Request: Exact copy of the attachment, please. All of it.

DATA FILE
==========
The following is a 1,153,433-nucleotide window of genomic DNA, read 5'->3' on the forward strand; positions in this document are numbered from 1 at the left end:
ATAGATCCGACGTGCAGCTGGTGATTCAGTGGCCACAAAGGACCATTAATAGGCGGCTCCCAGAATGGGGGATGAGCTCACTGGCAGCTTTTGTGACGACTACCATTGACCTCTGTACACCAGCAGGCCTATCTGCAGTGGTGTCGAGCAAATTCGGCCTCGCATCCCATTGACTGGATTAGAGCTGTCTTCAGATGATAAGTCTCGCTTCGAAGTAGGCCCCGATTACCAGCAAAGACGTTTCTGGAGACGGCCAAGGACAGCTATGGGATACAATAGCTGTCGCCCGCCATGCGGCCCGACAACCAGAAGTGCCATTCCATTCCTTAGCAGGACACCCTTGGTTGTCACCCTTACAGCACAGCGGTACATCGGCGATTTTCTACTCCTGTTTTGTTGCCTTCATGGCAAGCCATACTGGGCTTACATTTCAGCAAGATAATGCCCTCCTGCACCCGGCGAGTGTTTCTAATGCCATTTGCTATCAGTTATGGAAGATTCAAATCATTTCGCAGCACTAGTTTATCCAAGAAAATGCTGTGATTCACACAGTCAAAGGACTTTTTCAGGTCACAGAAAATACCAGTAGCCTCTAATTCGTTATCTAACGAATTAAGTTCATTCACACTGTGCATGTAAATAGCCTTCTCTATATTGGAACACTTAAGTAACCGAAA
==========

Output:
The following is a 1,153,433-nucleotide window of genomic DNA, read 5'->3' on the forward strand; positions in this document are numbered from 1 at the left end:
ATAGATCCGACGTGCAGCTGGTGATTCAGTGGCCACAAAGGACCATTAATAGGCGGCTCCCAGAATGGGGGATGAGCTCACTGGCAGCTTTTGTGACGACTACCATTGACCTCTGTACACCAGCAGGCCTATCTGCAGTGGTGTCGAGCAAATTCGGCCTCGCATCCCATTGACTGGATTAGAGCTGTCTTCAGATGATAAGTCTCGCTTCGAAGTAGGCCCCGATTACCAGCAAAGACGTTTCTGGAGACGGCCAAGGACAGCTATGGGATACAATAGCTGTCGCCCGCCATGCGGCCCGACAACCAGAAGTGCCATTCCATTCCTTAGCAGGACACCCTTGGTTGTCACCCTTACAGCACAGCGGTACATCGGCGATTTTCTACTCCTGTTTTGTTGCCTTCATGGCAAGCCATACTGGGCTTACATTTCAGCAAGATAATGCCCTCCTGCACCCGGCGAGTGTTTCTAATGCCATTTGCTATCAGTTATGGAAGATTCAAATCATTTCGCAGCACTAGTTTATCCAAGAAAATGCTGTGATTCACACAGTCAAAGGACTTTTTCAGGTCACAGAAAATACCAGTAGCCTCTAATTCGTTATCTAACGAATTAAGTTCATTCACACTGTGCATGTAAATAGCCTTCTCTATATTGGAACACTTAAGTAACCGAAA